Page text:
What's a "High-Risk" Pregnancy?
A "high-risk" pregnancy means a woman has one or more things that raise her — or her baby's — chances for health problems or preterm (early) delivery.
A woman's pregnancy might be considered high risk if she:
is age 17 or younger
is age 35 or older
was underweight or overweight before becoming pregnant
is pregnant with twins, triplets, or other multiples
has high blood pressure, diabetes, depression, or another health problem
had problems with a previous pregnancy, including premature labor or having a child with a genetic problem or birth defect
Smoking, taking illegal drugs, and drinking alcohol also can cause health problems for a pregnant woman and her baby.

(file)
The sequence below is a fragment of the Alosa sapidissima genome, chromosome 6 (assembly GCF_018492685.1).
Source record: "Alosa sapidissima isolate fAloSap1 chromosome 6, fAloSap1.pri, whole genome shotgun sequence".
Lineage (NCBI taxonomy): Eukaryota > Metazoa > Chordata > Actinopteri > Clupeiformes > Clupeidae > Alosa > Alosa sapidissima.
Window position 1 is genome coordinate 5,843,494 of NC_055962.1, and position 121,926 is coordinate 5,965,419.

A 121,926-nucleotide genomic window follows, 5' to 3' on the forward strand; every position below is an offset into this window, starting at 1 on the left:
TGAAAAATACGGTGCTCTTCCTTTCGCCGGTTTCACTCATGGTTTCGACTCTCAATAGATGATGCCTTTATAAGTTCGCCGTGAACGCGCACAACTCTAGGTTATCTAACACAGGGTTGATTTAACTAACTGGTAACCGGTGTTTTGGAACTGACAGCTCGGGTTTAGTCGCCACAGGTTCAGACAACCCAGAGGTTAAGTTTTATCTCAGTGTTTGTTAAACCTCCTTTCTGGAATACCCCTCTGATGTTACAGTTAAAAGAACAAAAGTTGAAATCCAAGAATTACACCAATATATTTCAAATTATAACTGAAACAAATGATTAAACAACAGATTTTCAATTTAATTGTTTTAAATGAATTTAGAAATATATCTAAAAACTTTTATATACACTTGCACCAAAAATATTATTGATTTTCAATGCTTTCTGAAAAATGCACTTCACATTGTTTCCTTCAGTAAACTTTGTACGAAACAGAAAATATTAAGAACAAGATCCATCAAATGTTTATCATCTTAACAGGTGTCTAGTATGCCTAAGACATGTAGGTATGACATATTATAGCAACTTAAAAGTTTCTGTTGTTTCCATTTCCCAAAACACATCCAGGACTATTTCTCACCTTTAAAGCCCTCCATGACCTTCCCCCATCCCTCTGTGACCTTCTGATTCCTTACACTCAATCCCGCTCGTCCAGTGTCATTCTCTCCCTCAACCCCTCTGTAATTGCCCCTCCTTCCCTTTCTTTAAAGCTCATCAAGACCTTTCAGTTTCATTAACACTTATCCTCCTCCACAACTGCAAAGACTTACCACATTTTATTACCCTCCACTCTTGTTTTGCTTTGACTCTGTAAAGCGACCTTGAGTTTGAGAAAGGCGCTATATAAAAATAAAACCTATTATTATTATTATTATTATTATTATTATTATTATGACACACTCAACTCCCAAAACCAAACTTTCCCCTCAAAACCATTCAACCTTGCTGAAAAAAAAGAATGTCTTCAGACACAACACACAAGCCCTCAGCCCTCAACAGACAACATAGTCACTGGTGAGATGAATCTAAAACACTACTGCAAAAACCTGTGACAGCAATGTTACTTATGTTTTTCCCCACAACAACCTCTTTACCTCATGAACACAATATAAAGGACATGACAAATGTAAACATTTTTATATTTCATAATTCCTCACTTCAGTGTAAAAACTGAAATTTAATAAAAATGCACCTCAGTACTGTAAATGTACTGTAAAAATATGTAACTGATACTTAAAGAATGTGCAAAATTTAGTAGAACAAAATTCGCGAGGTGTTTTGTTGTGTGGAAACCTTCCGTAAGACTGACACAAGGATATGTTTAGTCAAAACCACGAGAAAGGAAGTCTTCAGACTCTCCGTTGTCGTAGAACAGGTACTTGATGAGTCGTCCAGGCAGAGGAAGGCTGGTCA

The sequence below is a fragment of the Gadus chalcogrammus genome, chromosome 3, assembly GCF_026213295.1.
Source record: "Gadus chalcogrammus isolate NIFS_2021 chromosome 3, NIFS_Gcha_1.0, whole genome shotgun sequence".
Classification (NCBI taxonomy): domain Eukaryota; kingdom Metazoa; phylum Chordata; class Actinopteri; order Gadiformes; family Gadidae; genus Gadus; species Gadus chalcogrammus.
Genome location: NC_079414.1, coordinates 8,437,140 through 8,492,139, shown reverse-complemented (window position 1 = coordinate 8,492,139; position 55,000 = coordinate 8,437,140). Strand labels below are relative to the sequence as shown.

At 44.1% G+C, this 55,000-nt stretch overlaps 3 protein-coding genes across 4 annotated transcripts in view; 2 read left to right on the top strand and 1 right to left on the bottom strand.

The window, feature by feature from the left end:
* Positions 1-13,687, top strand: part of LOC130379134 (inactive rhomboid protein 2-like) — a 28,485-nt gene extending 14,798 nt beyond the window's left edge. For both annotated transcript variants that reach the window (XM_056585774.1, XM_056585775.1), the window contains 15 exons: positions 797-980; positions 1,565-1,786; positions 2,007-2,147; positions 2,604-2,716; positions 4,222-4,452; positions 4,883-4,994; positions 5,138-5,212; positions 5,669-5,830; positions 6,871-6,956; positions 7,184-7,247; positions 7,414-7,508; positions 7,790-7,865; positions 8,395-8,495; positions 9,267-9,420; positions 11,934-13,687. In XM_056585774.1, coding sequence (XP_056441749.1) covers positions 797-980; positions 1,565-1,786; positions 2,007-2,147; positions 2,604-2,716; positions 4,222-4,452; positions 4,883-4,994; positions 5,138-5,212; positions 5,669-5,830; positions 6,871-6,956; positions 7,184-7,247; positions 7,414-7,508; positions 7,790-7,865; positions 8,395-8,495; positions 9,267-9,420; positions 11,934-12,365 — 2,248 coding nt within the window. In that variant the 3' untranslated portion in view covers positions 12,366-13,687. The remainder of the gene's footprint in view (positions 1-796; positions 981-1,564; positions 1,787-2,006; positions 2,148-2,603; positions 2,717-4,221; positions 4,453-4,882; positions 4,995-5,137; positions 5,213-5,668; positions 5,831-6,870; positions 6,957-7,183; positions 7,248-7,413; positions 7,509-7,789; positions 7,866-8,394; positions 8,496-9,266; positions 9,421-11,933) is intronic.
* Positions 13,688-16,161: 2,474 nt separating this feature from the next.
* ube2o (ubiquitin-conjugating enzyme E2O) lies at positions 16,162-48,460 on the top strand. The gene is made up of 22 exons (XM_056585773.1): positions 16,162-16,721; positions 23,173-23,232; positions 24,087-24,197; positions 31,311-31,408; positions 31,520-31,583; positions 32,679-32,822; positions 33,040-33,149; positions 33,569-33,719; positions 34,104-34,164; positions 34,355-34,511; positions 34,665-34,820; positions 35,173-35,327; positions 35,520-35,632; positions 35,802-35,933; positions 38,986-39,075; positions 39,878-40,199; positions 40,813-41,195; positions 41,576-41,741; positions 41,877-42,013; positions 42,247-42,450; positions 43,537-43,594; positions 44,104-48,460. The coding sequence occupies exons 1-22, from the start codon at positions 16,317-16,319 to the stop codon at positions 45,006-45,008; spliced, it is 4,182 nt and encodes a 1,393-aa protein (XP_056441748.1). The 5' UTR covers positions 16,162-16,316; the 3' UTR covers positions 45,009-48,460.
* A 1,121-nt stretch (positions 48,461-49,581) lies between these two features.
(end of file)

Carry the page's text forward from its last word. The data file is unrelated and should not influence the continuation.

Because your pregnancy is considered high-risk, it's important to work with your doctor or care team to get any health problems that can be managed under control.
Other important tips for a healthy pregnancy include:
See your doctor early in and throughout your pregnancy for prenatal care.
Eat a healthy diet (getting plenty of fruits, vegetables, whole grains, lean meats, etc.) and exercise if your doctor says it's OK.
Gain a healthy amount of weight (not too much or too little).
Protect yourself from infections (including Zika). Wash your hands well and often; do not eat raw meat, fish, or unpasteurized cheese; get any immunizations your doctor recommends; and use condoms to protect against STDs.
Reduce stress in your life.